Imaging

BIOMEDICAL

Imaging research

Key faculty

Functional magnetic resonance imaging and neuroimaging

VIDEO



Dr. Kris Ropella explains the importance of functional imaging and its importance in diagnosing and treating various diseases and disorders, ranging from Parkinson's disease to cancer.

Faculty at Marquette and the Medical College of Wisconsin are engaged in research related to functional imaging of organ physiology. Functional imaging is an interdisciplinary activity that allows scientists, engineers and physicians to simultaneously quantify the structural and functional aspects of a biological system. Advances in imaging technology are making available an unprecedented amount of data from intact organs. Biomedical engineers use this data to study organ structure-function relationships with increasingly high levels of resolution and quantification. Modern functional imaging modalities thereby provide the experimental tools to address significant physiological questions in a relatively noninvasive manner.

In the past decade, faculty at Marquette and MCW have worked to make technological advancement of functional magnetic resonance imaging and use the technique to understand brain systems activated when healthy individuals perform sensory, motor and cognitive tasks in the scanner.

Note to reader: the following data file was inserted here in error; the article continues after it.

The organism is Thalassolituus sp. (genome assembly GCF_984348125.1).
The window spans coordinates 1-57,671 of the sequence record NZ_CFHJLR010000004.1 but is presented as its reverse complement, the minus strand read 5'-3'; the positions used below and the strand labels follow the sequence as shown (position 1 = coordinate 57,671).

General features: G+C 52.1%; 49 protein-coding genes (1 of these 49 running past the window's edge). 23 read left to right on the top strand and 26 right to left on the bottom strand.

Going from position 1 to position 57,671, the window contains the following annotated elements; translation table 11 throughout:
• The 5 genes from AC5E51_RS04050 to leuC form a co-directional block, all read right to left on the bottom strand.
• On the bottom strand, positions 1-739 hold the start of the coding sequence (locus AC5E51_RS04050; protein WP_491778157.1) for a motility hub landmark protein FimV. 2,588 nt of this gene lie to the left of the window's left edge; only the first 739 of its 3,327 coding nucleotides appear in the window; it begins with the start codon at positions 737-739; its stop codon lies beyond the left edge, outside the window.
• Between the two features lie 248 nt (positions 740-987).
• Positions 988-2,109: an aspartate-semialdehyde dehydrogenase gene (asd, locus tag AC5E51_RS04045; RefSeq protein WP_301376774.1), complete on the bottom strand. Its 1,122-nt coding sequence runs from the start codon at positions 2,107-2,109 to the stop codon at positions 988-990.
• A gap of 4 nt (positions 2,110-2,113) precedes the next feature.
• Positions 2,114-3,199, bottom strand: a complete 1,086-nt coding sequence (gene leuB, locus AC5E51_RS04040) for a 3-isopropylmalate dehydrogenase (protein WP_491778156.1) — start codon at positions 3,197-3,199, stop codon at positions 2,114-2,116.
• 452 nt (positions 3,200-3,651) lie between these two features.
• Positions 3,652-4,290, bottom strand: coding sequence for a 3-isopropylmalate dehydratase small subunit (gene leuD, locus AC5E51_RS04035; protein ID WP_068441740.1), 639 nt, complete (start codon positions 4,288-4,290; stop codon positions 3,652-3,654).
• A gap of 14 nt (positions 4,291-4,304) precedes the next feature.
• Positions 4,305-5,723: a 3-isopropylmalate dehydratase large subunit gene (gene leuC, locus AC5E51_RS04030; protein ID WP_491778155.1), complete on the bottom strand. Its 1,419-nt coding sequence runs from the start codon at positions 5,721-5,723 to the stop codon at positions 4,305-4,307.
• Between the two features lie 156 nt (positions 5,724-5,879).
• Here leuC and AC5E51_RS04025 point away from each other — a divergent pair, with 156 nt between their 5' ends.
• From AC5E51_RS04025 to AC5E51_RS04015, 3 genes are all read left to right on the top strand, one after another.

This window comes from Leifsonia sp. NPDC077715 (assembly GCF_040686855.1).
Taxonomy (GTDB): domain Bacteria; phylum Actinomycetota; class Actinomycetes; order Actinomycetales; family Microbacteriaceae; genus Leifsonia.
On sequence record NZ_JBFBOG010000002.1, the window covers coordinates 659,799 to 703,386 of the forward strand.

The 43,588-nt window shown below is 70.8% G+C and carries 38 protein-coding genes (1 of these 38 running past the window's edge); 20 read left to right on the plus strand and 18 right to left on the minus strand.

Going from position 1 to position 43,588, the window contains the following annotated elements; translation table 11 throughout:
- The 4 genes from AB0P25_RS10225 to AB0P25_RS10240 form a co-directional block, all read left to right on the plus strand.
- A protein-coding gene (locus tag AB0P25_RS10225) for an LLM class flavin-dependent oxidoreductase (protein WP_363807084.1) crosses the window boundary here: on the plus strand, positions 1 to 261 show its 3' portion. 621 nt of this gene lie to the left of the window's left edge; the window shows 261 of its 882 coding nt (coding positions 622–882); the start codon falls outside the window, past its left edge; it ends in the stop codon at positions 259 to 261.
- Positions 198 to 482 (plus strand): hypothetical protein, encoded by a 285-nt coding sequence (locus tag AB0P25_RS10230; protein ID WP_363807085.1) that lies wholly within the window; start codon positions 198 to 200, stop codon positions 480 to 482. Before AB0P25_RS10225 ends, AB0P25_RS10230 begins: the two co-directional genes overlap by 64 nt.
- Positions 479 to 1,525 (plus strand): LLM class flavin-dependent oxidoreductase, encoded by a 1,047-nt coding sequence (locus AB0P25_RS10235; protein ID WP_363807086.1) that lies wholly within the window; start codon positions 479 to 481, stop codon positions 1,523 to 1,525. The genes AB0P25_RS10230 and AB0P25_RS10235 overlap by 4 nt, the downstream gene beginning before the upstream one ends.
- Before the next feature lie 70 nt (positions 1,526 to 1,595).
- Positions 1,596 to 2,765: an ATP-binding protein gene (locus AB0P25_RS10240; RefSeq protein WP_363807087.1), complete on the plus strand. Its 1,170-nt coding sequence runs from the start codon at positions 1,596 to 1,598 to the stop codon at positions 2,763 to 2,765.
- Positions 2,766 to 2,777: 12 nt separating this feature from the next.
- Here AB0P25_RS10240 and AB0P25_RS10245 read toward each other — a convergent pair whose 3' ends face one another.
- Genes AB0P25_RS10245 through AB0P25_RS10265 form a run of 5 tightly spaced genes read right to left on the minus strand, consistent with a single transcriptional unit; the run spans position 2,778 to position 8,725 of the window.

Functional neuroimaging is becoming an area of increasing importance in systems (or integrative) neuroscience. More recently, MCW and Marquette fMRI investigators have begun to apply the technique to diagnose and monitor patients with a variety of neurological and psychiatric disorders, including brain tumors, stroke, epilepsy, Alzheimer's disease, Parkinson's disease, multiple sclerosis, head injury, visual disorders and spinal cord injury. The results have led to earlier disease detection, closer monitoring of brain conditions and the effectiveness of investigational therapies.

fMRI and visual field mapping

Research focuses on using fMRI and signal and image processing to understand processing of visual function in the visual cortex. These methods are being introduced to the clinical environment to diagnose and predict visual field defect, known as scotomata. Scotomata, regions of blindness in the visual field, can be caused by injury at any location in the visual system, severely impacting various activities of daily living. In clinical practice, it is acknowledged that invasive surgical procedures involving cortical visual pathways can sometimes cause partial vision loss. To date, there are no widely accepted procedures for predicting such side effects for patients who must make critical decisions about the desirability of surgery or surgical extent. fMRI can be used to map the topography and function of visual cortex in and near a potential site of surgery. Using this information, it is possible to predict what portions of the visual field are likely to be affected by a particular surgical approach. A visual defect simulator that can provide the patient with a first-hand simulated experience of the predicted scotoma has recently been developed.